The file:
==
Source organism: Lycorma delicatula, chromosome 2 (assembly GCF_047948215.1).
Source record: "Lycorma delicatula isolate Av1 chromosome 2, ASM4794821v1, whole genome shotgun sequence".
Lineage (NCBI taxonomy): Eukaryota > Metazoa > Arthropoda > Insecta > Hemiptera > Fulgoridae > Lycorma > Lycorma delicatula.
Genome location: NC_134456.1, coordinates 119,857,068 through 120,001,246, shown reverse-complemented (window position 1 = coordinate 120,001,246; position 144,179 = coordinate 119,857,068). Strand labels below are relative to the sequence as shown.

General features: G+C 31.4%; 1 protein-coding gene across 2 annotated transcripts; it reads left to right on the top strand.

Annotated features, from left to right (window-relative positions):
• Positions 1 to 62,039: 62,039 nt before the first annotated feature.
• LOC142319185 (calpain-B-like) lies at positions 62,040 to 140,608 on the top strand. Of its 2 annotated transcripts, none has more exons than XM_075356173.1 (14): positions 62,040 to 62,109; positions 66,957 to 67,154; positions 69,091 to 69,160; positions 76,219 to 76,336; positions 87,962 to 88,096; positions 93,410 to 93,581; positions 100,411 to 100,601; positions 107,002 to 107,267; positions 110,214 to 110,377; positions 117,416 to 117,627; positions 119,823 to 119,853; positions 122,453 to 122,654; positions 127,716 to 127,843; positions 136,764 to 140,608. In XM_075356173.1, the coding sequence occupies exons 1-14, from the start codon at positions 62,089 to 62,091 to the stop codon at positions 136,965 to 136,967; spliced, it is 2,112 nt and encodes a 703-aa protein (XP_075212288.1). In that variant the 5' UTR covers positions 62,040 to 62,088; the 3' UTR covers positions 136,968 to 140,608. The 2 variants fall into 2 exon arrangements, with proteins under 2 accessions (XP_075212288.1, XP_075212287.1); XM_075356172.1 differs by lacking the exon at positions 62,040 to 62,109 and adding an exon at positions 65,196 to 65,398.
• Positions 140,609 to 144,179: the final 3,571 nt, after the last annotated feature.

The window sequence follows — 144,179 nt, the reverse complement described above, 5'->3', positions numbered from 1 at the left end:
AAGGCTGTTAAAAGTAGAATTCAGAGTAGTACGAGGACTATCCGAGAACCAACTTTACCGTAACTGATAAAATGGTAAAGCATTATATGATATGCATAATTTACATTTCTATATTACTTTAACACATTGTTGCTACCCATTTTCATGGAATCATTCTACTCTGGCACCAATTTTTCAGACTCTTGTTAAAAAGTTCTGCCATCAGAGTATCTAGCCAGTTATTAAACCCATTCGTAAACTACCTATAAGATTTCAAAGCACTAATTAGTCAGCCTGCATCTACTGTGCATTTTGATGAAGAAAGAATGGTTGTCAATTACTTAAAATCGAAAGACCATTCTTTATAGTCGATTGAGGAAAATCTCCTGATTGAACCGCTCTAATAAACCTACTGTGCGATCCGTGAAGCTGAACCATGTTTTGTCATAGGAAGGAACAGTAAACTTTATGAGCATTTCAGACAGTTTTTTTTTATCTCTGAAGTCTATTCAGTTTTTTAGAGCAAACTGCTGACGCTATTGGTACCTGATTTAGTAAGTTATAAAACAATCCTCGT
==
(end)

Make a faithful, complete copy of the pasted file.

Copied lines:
Source organism: Lycorma delicatula, chromosome 2 (assembly GCF_047948215.1).
Source record: "Lycorma delicatula isolate Av1 chromosome 2, ASM4794821v1, whole genome shotgun sequence".
Lineage (NCBI taxonomy): Eukaryota > Metazoa > Arthropoda > Insecta > Hemiptera > Fulgoridae > Lycorma > Lycorma delicatula.
Genome location: NC_134456.1, coordinates 119,857,068 through 120,001,246, shown reverse-complemented (window position 1 = coordinate 120,001,246; position 144,179 = coordinate 119,857,068). Strand labels below are relative to the sequence as shown.

General features: G+C 31.4%; 1 protein-coding gene across 2 annotated transcripts; it reads left to right on the top strand.

Annotated features, from left to right (window-relative positions):
• Positions 1 to 62,039: 62,039 nt before the first annotated feature.
• LOC142319185 (calpain-B-like) lies at positions 62,040 to 140,608 on the top strand. Of its 2 annotated transcripts, none has more exons than XM_075356173.1 (14): positions 62,040 to 62,109; positions 66,957 to 67,154; positions 69,091 to 69,160; positions 76,219 to 76,336; positions 87,962 to 88,096; positions 93,410 to 93,581; positions 100,411 to 100,601; positions 107,002 to 107,267; positions 110,214 to 110,377; positions 117,416 to 117,627; positions 119,823 to 119,853; positions 122,453 to 122,654; positions 127,716 to 127,843; positions 136,764 to 140,608. In XM_075356173.1, the coding sequence occupies exons 1-14, from the start codon at positions 62,089 to 62,091 to the stop codon at positions 136,965 to 136,967; spliced, it is 2,112 nt and encodes a 703-aa protein (XP_075212288.1). In that variant the 5' UTR covers positions 62,040 to 62,088; the 3' UTR covers positions 136,968 to 140,608. The 2 variants fall into 2 exon arrangements, with proteins under 2 accessions (XP_075212288.1, XP_075212287.1); XM_075356172.1 differs by lacking the exon at positions 62,040 to 62,109 and adding an exon at positions 65,196 to 65,398.
• Positions 140,609 to 144,179: the final 3,571 nt, after the last annotated feature.

The window sequence follows — 144,179 nt, the reverse complement described above, 5'->3', positions numbered from 1 at the left end:
AAGGCTGTTAAAAGTAGAATTCAGAGTAGTACGAGGACTATCCGAGAACCAACTTTACCGTAACTGATAAAATGGTAAAGCATTATATGATATGCATAATTTACATTTCTATATTACTTTAACACATTGTTGCTACCCATTTTCATGGAATCATTCTACTCTGGCACCAATTTTTCAGACTCTTGTTAAAAAGTTCTGCCATCAGAGTATCTAGCCAGTTATTAAACCCATTCGTAAACTACCTATAAGATTTCAAAGCACTAATTAGTCAGCCTGCATCTACTGTGCATTTTGATGAAGAAAGAATGGTTGTCAATTACTTAAAATCGAAAGACCATTCTTTATAGTCGATTGAGGAAAATCTCCTGATTGAACCGCTCTAATAAACCTACTGTGCGATCCGTGAAGCTGAACCATGTTTTGTCATAGGAAGGAACAGTAAACTTTATGAGCATTTCAGACAGTTTTTTTTTATCTCTGAAGTCTATTCAGTTTTTTAGAGCAAACTGCTGACGCTATTGGTACCTGATTTAGTAAGTTATAAAACAATCCTCGT